Our values are common and accessible to the whole society as they come from the plentiful soil of literature, religion, myths, culture or tradition. It follows that if political decisions are always made through values, based on who we are, it is the society as a whole that is best placed to discern where these values politically lead it to. As any social entity, parliamentary assemblies are prone to think first of their own sectarian interests rather than those of society. If people give that power away to their representatives, instead of delegating it on the condition that these representatives will continue to respect their political will even after the election, there is no longer any democracy and instead a term-limited reign of government or parliament. In this way, referanda are a powerful instrument of participative democracy that are well placed to ensure that MPs and MEPs remain representative of citizens’ interests.
Yes then – referenda are not only the right answer for individual nations to decide on their EU membership, but also the only right and possible answer for making key political decisions in the EU as a whole.
As the ‘F-word’ is increasingly discussed in the intellectual and political circles as a viable solution to the Eurozone crisis, it is useful to remind ourselves that there is more to federalism than the well-known model of the United States. In fact, there is an older strand of federal thought that is peculiar to Europe. And this unknown thinker whom I would like to present on the following lines can be rightly called its father. Readers will shortly discover that Althusius’s federalism is easily distinguishable from its American counterpart by its extension of the federal principles onto the society as a whole. The federation is not simply a kind of a nation-state that distributes political prerogatives between the institutions at the state and federal levels. Althusius’s European federalism goes much further below. It is already families, firms, towns and other socio-economic entities that are perceived as rightful holders of political and other rights, and who need to have a say in the decision-making of higher strata of society that contains them. This, indeed, might be precisely what is needed in building a functioning polity in such a complex social reality as we have in Europe.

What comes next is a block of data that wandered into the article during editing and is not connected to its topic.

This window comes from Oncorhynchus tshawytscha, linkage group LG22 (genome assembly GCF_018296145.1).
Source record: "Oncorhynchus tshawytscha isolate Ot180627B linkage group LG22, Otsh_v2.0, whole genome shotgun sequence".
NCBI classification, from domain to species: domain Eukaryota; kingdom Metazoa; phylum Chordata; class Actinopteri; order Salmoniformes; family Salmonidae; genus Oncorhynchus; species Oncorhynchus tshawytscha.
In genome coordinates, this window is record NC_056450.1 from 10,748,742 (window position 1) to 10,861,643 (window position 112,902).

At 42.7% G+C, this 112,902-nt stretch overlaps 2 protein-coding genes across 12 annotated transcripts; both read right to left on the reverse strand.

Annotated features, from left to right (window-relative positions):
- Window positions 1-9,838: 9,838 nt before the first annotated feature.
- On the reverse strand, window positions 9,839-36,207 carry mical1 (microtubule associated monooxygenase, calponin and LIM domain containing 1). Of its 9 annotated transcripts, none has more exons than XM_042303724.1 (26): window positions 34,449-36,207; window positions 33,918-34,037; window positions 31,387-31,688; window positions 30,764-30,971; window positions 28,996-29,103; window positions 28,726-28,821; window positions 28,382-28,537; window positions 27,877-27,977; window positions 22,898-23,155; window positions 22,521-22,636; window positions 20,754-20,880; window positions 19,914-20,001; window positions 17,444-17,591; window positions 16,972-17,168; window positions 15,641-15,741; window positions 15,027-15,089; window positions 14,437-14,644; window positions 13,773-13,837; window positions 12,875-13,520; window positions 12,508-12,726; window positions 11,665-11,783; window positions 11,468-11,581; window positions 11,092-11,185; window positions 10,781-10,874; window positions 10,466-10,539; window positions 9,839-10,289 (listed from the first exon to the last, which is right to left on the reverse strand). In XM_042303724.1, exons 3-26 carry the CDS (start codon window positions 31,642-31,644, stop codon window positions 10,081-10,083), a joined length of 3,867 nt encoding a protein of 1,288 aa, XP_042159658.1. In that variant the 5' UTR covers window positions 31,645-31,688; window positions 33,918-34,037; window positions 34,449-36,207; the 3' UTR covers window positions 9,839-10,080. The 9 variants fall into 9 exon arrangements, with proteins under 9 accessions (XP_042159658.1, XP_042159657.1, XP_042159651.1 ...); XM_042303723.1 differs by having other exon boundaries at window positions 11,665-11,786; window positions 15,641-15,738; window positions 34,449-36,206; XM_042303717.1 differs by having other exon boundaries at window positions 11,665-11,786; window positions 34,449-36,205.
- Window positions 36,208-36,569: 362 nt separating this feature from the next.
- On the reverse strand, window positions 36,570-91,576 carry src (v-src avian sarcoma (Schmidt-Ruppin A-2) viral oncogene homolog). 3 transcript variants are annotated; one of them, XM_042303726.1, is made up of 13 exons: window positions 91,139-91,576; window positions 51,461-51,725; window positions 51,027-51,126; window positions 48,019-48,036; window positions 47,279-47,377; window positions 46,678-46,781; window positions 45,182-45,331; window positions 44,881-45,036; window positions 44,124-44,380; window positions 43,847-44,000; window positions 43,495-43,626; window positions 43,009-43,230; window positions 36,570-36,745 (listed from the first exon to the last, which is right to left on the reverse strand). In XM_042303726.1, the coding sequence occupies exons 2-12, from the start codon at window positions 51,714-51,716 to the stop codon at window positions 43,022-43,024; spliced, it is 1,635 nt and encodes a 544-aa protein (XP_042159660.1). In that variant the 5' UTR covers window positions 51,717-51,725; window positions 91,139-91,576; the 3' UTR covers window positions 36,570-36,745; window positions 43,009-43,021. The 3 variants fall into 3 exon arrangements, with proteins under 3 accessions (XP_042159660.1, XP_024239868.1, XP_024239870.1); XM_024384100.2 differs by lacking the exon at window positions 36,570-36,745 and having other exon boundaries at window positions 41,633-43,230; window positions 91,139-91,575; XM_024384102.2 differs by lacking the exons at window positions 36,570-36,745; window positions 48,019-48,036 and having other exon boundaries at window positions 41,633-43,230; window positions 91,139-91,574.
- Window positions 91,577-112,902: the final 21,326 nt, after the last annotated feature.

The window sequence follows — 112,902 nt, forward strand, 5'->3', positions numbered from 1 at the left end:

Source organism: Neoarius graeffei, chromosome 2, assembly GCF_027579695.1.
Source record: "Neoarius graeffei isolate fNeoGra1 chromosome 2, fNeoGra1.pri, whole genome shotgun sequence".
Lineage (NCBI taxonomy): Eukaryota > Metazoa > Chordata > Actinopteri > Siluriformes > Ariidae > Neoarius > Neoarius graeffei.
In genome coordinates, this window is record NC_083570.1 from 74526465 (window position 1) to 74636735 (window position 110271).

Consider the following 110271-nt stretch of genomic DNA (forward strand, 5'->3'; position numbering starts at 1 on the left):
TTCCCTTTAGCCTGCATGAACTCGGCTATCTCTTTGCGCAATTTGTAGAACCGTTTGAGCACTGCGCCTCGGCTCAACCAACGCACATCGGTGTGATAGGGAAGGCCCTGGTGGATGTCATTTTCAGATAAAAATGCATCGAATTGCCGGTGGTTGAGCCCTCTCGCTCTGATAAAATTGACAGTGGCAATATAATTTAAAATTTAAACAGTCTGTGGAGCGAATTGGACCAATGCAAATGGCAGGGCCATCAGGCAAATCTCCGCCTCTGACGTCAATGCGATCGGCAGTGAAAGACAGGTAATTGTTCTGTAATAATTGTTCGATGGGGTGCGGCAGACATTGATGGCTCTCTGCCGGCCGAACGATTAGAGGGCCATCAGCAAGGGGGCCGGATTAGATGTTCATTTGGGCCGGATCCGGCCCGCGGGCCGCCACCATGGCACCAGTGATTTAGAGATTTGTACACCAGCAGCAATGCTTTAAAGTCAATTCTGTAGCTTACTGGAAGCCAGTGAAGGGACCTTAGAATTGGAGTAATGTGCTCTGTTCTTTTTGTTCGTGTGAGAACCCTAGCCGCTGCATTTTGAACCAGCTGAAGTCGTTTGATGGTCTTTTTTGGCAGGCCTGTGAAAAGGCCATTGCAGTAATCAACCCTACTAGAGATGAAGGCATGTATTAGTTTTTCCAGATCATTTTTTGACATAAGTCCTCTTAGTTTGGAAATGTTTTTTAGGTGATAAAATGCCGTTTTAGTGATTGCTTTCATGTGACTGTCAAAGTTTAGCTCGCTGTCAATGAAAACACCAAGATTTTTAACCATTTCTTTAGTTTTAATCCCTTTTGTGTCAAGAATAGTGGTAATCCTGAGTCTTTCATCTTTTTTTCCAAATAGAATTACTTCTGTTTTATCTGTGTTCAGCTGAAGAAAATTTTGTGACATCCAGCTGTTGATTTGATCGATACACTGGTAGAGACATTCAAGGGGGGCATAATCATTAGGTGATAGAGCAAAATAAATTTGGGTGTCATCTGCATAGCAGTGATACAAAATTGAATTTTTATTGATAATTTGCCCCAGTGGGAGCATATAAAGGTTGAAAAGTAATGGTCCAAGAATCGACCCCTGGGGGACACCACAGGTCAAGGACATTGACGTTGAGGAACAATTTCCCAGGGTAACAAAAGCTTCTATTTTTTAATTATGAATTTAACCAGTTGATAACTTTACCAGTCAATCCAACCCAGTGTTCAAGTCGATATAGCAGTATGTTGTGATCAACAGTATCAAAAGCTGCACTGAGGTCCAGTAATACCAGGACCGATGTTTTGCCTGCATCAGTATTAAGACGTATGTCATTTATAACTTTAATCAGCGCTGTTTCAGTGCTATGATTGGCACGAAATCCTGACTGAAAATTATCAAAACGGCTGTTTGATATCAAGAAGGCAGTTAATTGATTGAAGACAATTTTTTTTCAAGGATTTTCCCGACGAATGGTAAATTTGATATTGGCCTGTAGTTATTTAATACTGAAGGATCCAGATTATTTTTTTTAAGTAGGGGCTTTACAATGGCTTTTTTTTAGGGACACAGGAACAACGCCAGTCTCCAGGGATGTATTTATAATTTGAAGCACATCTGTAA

Let us first briefly start with the life of Johannes Althusius (1557-1638) himself. Besides being a jurist and prolific Calvinist political thinker, Althusius was engaged in active politics of the city of Emden. As a syndic of that city, he had become the main instigator of the arrest of the city’s provincial lord, count of Eastern Frisia, by Emden’s city councillors that transpired on 7 December 1618. Althusius vigorously defended the councillors’ decision as a ‘legitimate act of self-defence and resistance’ against the provincial lord’s infringements on the city’s rights, considering it an ultimate resolve ‘warranted under every natural and secular law’. As will become apparent with the discussion of his work, the right of resistance to tyranny of a government that does not respect the rule of law is a key part of his federal thought. His most famous work Politica Methodice Digesta (Politics Methodically Digested, first published in 1603), which will be taken here as the main source of Althusius’s federal thought, in a similar vein justifies the right of the Dutch provinces to secede from the crown lands of the Spanish ruler.